First, let's start at the center of a circle and cut it into an even number of equally sized pie-shaped wedges. If we arrange these wedges so they lie next to each other such that they alternate pointed up and down and up again until all the wedges are used, the resulting figure will resemble a parallelogram. The more wedges we have, the smaller each wedge will be and a better looking parallelogram will result.
The distance around a circle is called the circumference. The distance can be calculated using the formula C = 2πr, where π is the irrational constant approximately equal to 3.14. Since half of the wedges are pointed up and half are pointed down, our parallelogram will have a base equal to half of the circumference. The other base on the opposite side would have a length equal to half the circumference, too. The base, or half the circumference, would be ½C = ½(2πr) = πr.
The height of our parallelogram would be the length of our wedge, from the point to the opposite, curved side. This distance is also the radius of the circle. Using the formula for the area of a parallelogram for a base of πr and a height of r would give us: A = bh = (πr)(r) = πr2.
This construction is much harder to perform. Actually, it is impossible to perform with exact precision; however, one can imagine slicing the circle into a number of wedges greater than the number of wedges shown in the diagram to the right. As the number of wedges increases, a cleaner picture more closely resembling a parallelogram would form. Only when an infinite number of wedges were used could a perfect parallelogram be constructed.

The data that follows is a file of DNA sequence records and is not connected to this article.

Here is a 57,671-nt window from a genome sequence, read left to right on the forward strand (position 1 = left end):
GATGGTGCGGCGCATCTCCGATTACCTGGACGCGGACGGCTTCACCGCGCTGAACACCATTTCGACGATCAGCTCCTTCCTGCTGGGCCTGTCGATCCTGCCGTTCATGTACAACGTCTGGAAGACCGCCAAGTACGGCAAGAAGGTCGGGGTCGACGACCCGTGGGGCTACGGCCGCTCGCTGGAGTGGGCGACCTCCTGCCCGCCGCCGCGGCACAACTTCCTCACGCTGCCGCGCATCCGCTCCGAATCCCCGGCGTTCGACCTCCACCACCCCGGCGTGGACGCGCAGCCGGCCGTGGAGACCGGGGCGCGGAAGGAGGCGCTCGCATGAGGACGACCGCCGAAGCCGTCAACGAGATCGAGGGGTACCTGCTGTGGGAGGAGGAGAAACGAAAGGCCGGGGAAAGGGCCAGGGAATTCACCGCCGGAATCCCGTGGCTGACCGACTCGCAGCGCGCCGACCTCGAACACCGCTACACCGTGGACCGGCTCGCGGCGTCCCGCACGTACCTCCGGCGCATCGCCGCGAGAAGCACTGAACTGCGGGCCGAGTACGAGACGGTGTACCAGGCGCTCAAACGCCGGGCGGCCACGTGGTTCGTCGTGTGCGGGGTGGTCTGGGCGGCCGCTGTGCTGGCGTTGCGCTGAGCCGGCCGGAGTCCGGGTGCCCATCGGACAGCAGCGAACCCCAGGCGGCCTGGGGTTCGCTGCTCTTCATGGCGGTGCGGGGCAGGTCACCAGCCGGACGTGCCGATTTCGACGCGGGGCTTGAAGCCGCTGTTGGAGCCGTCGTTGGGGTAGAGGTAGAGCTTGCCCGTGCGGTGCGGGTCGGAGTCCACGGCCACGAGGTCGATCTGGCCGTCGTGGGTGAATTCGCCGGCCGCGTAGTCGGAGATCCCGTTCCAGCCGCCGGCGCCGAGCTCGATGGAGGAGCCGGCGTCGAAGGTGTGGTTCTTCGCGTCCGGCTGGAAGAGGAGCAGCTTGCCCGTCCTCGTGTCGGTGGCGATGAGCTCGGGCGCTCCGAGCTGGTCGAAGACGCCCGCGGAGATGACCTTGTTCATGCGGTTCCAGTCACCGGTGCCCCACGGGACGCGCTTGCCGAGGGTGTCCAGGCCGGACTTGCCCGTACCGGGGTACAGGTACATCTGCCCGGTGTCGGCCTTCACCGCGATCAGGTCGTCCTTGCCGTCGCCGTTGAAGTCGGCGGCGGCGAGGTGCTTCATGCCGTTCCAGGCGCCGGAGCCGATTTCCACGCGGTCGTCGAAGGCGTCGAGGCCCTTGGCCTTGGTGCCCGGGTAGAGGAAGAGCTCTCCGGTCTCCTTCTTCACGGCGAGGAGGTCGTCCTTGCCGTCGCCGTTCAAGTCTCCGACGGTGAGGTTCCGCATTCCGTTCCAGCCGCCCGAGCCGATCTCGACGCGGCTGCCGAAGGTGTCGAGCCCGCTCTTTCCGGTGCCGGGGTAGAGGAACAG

Example 1: If r = 5 ft, then the area would be...
A = πr2
Example 2: If r = 9 m, then the area would be...
A = πr2
Discovery lessons can take on various forms and depths. A teacher can use a teacher-directed, Socratic method or a teacher can turn the discovery into a cooperative learning, Montessori exercise. Whether a teacher uses careful direction or provides a few ideas to guide students to the formulas for area, the discovery approach has been shown to be an effective strategy to help students become independant, active learners.
As the explanations above for rectangles, parallelograms, triangles, trapezoids, and circles will indicate, the formulas for area of these figures are attainable through discovery. A teacher can guide students to the formulas using critical questions with relative ease. Or, a teacher can explain how duplicating and rotating shapes to create known shapes can make finding area a possibility. Students can then be placed in groups and provide these groups with tools necessary for creating their own figures.
The extent to which students are left discovering these formulas on their own will depend on teacher experience with discovery lessons, student familiarity to discovery exercises, and the maturity levels of students. After students successfully experience the foundations behind the formulas, they will be able to recall these formulas more readily, apply them more accurately, and be able to perform similar experiences when discovering volume of three dimensional solids, which is the next logical sequence for a geometry class.